A mental health moment.


Mood and emotions seem like quickly vacillating, arbitrary, amorphous “things” that are influenced and controlled by events and people around us.  “My (fill in the blank) is driving me crazy.”  “(Blank) is getting to me.”

Thoughts and emotions are products of your brain function and they work on a “feedback loop” that can  change your neural structure and function for better or worse.  While we still don’t know exactly how things work, neuroscience and psychology are working to get a better understanding of the brain structures involved in emotion and memory and to find out how we can work with them to improve our mental quality of life.  If you care to read up about it, focus your studies on the limbic system which is made of: the hippocampus (memory), the amygdalae (twin centers deep in the temporal lobes which process emotions), and the hypothalamus which provides a link between your nervous and endocrine systems.

Now to move away from the research stuff for a minute. What are some things that one can do to improve mood, emotional outlook, and one’s overall sense of mental well-being?

First, recognize that all thoughts and emotions are products of real, measurable chemical and electrical changes going on in various parts of your brain.  It’s not some magical event or weird vapor that passes over your mind.  It’s something concrete and factual.

Second, understand that when you exert some conscious effort, your mood and emotional reactions to situations CAN change.  Think about it this way: you have to exercise to build your physical strength.  You have to practice a musical instrument to improve your playing.  If you put some constructive work into your mood and emotions, they can improve as well.

Third, in the absence of any constructive, conscious work, your thoughts, mood and emotions will become more and more engrained.  If you get stuck on a negative track and allow your brain to keep thinking the same thoughts and soaking up the same chemicals that are released with the negative feelings, you are setting your brain up for more of the same.

Fourth, there are many tools and activities available to us that can help when we are not able to consciously “exercise” our emotional centers and get better on our own.  In no particular order, these include but are not limited to:

  • psychotherapy provided by HIGHLY trained QUALIFIED professionals–sorry social workers, but most of you seem woefully under-qualified and should not be in charge of counseling people with serious mental health issues.
  • “talk” therapy, i.e. working things through by talking with a trusted friend or mentor who can listen patiently and knows they don’t have to give you the right answer.  Also, talking to others (online or in person) who are going through what you are experiencing can be a great help too for putting things in perspective.  Postsecret is one of my favorite online forums to share in the lives and experiences of others.  You can even unburden yourself and send some postcards.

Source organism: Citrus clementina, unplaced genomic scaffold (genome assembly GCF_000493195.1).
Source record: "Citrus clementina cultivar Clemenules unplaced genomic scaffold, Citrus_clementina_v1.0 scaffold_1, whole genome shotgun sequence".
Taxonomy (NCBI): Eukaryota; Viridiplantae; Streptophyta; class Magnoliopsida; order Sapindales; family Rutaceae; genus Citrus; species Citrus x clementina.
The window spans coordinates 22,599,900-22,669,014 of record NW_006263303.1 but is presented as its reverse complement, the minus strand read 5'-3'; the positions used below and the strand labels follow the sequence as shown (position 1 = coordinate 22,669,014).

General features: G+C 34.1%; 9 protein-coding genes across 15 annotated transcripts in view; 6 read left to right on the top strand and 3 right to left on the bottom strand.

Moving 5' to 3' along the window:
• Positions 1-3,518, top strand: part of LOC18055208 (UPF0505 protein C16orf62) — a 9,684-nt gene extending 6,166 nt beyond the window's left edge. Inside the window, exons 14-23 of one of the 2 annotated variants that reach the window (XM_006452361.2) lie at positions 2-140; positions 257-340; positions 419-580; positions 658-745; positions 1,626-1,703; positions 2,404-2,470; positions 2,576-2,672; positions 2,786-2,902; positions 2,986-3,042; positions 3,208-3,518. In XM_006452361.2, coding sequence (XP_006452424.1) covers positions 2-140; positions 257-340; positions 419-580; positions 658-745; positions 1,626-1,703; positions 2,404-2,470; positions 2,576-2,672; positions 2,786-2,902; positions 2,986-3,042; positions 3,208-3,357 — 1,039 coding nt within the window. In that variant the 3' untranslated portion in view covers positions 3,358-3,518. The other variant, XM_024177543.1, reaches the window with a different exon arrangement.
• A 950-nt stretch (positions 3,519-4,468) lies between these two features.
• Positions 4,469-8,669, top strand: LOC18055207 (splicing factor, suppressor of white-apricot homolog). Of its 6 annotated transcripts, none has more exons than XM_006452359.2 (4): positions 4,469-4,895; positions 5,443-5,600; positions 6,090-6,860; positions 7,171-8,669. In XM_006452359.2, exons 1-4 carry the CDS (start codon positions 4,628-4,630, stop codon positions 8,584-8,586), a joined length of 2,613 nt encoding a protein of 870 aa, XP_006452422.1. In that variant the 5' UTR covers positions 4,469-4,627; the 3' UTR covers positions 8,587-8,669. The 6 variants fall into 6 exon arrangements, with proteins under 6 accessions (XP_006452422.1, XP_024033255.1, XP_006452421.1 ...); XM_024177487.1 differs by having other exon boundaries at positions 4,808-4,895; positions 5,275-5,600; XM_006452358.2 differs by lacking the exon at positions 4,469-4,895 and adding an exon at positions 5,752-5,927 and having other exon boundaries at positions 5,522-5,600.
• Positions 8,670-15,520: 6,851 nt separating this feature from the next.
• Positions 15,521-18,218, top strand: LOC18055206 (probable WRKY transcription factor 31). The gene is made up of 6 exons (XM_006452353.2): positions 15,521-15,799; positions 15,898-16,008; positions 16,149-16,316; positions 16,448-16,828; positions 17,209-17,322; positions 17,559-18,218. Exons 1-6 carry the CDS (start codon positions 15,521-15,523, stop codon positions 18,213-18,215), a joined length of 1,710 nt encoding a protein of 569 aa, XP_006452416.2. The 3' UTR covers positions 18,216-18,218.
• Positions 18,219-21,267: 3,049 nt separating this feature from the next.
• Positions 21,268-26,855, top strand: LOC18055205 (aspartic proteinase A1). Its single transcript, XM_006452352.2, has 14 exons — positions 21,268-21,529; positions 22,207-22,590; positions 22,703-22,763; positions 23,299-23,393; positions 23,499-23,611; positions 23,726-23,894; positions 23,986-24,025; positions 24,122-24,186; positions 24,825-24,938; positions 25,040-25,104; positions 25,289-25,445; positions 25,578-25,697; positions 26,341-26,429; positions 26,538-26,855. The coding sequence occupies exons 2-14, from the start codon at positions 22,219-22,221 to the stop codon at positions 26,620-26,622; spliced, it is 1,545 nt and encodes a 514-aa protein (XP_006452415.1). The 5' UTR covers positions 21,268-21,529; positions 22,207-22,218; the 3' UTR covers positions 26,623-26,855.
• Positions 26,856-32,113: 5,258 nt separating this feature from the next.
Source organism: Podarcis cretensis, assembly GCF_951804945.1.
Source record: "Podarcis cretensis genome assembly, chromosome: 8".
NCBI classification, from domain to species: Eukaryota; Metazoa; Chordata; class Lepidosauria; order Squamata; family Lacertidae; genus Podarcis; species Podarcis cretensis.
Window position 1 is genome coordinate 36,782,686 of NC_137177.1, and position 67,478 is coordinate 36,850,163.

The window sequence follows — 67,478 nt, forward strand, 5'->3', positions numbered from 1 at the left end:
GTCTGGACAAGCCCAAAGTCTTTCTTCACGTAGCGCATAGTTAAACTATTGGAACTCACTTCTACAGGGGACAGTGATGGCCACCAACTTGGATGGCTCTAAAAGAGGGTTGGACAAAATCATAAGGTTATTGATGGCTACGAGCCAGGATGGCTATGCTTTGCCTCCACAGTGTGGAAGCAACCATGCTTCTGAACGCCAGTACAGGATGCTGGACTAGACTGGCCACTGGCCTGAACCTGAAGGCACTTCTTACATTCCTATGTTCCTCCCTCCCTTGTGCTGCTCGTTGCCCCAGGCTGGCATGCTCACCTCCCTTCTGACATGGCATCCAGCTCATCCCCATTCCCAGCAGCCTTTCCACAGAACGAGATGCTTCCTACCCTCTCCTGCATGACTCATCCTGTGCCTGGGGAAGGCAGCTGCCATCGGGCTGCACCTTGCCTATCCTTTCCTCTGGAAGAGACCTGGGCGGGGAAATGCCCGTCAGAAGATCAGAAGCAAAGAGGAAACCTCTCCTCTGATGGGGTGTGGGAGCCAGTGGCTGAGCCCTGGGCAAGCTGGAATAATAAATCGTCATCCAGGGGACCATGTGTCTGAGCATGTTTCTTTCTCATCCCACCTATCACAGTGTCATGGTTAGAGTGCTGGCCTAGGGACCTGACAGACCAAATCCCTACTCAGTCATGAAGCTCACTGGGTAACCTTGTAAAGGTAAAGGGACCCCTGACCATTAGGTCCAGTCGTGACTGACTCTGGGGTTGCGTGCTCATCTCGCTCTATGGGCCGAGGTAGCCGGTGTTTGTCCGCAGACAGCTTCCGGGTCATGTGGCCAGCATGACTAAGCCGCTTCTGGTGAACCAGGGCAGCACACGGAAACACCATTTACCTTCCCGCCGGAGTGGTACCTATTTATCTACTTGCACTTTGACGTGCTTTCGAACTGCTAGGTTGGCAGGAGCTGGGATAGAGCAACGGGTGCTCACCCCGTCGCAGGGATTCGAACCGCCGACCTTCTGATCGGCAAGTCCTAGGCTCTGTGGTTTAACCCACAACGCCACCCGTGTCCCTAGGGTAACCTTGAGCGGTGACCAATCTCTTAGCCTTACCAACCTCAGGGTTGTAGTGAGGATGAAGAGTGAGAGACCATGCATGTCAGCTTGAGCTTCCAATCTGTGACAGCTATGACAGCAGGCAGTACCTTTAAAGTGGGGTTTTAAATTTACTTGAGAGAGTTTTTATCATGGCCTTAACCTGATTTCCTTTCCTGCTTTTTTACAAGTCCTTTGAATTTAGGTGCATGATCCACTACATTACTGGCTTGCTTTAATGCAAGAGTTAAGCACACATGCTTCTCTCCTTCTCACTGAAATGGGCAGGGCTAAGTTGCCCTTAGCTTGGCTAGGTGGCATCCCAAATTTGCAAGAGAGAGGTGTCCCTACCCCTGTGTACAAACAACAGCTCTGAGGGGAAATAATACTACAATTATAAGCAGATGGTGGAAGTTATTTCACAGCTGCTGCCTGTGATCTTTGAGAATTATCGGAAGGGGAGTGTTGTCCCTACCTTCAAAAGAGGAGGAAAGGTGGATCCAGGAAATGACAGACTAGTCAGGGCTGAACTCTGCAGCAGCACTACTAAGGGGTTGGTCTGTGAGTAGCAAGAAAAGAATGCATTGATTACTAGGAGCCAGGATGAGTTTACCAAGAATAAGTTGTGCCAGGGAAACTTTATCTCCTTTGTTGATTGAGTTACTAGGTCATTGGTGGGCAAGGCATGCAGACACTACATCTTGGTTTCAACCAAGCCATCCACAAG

• meditation has been shown to make measurable positive changes in the baseline functioning of the human brain.  You can do it by yourself or participate in group guided meditation classes.  Meditation is not strictly a spiritual practice and doing it does not mean you have to ascribe to a particular religion to participate and reap the benefits.
  • pharmaceuticals can be an incredible boon to people who have medical conditions that make it impossible to self-regulate.  There is a still stigma attached to people on “meds” but if it means the difference between suicidal depression and being able to function in daily life, I think you need to ignore the haters and get the help you need.  I strongly feel that drugs should always be used in conjunction with non-chemical methods for improving mood and emotional response.
  • pleasure therapy which is the term I use to describe “doing stuff that makes you feel happy.”  The more you involve yourself in happy activities, the more you train your brain to enter the “pleasure mode.”  It’s best if you find activities that are free, readily accessible, and get you involved with other (positive) people.  Shopping, food and sex can affect our brains on a very deep level and usually do make us feel happy, but they are often associated with many other complex emotions as well so I feel it’s best not to use them as a form of therapy.  Things like enjoying or making art and music, spending time with a pet, watching a funny movie or t.v. show, and exercising strenuously to release endorphins (the body’s pharmaceuticals) are some of my favorites.  Engage in these for a significant period of time (at least 20 minutes) a few times a week to feel the effects.  You may find that some of these activities also have a meditative quality to them as well.  Double points!
  • memory therapy which is spending time thinking about good times you’ve enjoyed (so get out there and do some pleasure therapy).  Picture the scene in detail and even write it down so you can go back and read it.  Wallowing in good memories is a great way to retrain your brain to think positively.

I am not some sappy-happy-go-lucky person and I was definitely not raised by positive people, but these are some things that I have found helpful.  Remember, you won’t change overnight and there will be some days when everything seems completely suck and you might backslide.  That’s okay.  It’s only too late to change when you are dead.  Until then, keep trying.  Hope you are well.